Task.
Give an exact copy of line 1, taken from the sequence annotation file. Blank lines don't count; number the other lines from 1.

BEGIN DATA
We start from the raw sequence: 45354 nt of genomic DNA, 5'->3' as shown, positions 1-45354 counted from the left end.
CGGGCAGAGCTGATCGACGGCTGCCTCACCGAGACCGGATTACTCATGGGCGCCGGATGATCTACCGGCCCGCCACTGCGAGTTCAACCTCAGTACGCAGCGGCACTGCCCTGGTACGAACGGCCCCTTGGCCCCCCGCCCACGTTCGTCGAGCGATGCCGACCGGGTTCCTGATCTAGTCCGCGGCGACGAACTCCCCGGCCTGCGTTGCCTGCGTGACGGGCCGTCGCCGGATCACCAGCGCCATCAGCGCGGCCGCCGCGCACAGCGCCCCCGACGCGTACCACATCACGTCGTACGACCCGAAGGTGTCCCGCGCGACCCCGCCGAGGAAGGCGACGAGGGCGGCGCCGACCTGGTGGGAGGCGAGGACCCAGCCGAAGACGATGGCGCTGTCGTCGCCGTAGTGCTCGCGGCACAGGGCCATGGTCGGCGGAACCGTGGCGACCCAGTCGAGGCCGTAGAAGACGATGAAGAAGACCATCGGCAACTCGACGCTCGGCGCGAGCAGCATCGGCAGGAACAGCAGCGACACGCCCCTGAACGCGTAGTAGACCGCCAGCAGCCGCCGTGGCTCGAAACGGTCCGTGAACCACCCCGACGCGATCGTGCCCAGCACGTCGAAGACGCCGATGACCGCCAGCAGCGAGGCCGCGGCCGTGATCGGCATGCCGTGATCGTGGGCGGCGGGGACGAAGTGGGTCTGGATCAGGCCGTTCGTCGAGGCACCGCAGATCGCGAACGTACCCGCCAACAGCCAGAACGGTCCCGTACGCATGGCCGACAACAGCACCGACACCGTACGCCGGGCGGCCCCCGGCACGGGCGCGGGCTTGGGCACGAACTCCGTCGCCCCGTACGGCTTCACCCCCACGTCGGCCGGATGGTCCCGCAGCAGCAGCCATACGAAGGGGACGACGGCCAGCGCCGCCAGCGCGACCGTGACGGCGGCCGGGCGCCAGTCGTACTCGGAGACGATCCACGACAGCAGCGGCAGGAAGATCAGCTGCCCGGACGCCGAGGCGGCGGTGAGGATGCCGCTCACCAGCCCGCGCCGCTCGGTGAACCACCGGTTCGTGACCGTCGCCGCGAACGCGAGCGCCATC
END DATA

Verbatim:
We start from the raw sequence: 45354 nt of genomic DNA, 5'->3' as shown, positions 1-45354 counted from the left end.